Eugenics Record Office, Annual Meeting of the Eugenics Research Association, 1918 (Source: dnalc.org)

Eugenics Record Office, Annual Meeting of the Eugenics Research Association, 1918 (Source: dnalc.org)

A 1984 report by George D Strayer, commissioned by the appropriations committee of the House and Senate, had documented the wide disparities between the facilities provided for each race. It was found that classes were much larger in the colored schools than in white schools, too much larger than practicable. When the House committee of the District of Columbia conducted hearings on the public schools conditions in the District, they were less interested in hearing about the underfunded school system for African-American schoolchildren than about juvenile delinquency and the reported low standards in the District public school system. Witnesses were cross-examined regarding the low test-scores of the Afro-American schoolchildren in Washington’s segregated school. However, those who led the hearings were less interested in confronting the fact that many of these children were given very inferior quality education than in proving their point that the poor scores had to do with the innate and immutable differences in the ability of different races to learn. Here, we get to see how legal was recruited to further a political and racial agenda, and how therefore law, like science, is not free from value-ladenness and could be manipulated, together with the judiciary that governs its process, to serve particular ideologies in order for those with control over its process to obtain a desired outcome.

According to Jackson —

The Citizens Councils’ headquarters in Mississippi issued a twenty-page summary of the hearings, noting that the results of the IQ tests demonstrated that the white elementary students had an average IQ rating of 105, which was above the national average. The Negro elementary students had an average of 87, or 13 percentile below the national average. The Citizens’ Councils’ pamphlet also included the recommendation of Davis, William, and the two other southern representatives on the subcommittee that racially separate public schools be re-established for the education of white and Negro pupils in the District of Columbia.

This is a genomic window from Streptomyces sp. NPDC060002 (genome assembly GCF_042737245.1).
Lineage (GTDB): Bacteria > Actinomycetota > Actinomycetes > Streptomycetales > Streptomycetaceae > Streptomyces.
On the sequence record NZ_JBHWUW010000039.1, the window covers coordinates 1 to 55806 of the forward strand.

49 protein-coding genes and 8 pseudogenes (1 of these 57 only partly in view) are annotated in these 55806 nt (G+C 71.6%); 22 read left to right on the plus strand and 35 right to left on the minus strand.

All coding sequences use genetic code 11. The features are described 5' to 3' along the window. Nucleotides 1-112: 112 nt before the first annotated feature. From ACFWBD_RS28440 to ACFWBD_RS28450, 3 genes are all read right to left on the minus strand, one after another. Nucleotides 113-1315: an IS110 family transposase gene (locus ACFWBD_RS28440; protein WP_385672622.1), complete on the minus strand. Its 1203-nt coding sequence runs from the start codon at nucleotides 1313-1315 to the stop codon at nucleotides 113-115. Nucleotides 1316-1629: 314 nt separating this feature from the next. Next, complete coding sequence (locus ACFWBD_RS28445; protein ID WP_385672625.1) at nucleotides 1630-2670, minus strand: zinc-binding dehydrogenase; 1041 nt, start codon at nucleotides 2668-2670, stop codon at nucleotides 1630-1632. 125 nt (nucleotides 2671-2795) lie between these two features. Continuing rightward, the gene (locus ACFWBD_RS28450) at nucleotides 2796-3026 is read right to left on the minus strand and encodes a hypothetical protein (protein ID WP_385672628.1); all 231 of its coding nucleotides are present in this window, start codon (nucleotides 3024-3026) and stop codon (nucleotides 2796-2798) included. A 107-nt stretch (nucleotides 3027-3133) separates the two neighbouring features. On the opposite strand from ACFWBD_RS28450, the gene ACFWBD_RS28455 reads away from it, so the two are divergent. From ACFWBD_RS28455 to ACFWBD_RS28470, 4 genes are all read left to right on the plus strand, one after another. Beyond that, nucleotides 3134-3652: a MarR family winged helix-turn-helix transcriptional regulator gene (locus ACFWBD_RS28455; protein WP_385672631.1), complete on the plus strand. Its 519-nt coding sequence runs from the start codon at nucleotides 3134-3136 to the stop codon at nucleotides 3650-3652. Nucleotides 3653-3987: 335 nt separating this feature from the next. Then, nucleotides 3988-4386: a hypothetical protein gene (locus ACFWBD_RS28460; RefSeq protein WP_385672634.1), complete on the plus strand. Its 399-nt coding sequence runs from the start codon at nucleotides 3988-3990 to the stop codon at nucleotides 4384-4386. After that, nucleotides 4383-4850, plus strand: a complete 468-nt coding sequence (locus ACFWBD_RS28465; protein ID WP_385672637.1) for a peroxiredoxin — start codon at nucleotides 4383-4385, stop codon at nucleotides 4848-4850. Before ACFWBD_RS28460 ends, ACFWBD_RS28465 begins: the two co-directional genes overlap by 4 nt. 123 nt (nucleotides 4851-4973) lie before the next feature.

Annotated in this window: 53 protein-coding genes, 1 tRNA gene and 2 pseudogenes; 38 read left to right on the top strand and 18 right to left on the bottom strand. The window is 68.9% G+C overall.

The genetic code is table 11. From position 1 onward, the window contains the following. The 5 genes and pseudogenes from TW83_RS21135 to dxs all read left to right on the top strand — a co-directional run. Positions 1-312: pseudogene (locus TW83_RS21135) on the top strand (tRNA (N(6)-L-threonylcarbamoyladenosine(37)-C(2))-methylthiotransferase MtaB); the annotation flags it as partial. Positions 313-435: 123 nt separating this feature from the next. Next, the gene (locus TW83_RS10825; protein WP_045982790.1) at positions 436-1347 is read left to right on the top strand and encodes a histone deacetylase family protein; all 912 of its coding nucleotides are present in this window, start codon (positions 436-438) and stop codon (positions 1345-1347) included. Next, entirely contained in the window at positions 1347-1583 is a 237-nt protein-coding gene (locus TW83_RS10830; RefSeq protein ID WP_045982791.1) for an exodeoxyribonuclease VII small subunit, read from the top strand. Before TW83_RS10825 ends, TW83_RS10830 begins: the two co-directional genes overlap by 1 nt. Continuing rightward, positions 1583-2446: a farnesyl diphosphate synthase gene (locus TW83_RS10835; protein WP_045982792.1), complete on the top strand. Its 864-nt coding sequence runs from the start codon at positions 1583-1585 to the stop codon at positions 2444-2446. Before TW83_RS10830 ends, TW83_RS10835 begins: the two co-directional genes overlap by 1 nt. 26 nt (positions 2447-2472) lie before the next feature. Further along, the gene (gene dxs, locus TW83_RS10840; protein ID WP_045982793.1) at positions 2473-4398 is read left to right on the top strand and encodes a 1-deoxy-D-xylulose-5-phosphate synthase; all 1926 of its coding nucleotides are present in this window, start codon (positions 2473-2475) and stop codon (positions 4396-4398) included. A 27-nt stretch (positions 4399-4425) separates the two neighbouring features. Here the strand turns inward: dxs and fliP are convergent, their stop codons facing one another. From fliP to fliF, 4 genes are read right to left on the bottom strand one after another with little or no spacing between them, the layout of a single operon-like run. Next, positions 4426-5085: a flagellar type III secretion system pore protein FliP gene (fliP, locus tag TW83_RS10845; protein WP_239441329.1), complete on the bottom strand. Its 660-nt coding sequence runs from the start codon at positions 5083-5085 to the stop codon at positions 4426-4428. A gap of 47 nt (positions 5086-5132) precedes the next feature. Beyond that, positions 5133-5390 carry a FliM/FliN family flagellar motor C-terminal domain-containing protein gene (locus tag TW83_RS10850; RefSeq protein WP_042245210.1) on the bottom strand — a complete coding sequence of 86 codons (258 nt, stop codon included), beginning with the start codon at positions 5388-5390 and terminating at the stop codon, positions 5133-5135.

(Jackson, pg. 77)

The document above is textual proof of how interpretations can be taken completely out of context, with the entire testing process, variability of the subjects and backgrounds, as well as configurations of the tests ignored. The Council also intentionally overlooked the obvious flimsiness of conclusions derived from arguable analyses of data obtained. Despite the drama, the white Americans were not the only ones involved, as African-American leaders, such as Horace Mann Bond, in working with the NAACP (National Association for the Advancement of Colored People), had battled against racial interpretation of the IQ test and had provided the NAACP with historical evidence on education during the Reconstruction era, especially when the African-American communities had a semblance of legal rights and had managed to build schools and colleges to provide quality education to members of their community in light of the indifference of their white neighbors.

However, as I’ve stated above, many who pushed for a one-sided view of events, or who chose to ignore any events that might imperil their objectives, projected the irrationality that a person could descend to in order to fit his/her material examples into his/her ideology.

The study of racist propensities in science itself is a fraught project that does not always lend to glaring constructionist views, or to the idea that there is an intentional racist project at work. While historical conditions of the South, as well as the existence of documents, may prove that there are loud tones of racism in the utilisation of science to preach segregation or eugenics program, much of the work in science can ultimately contribute to racism as long as we are culturally conditioned to believe that there are always particularly physical attributes that are better or more privileged.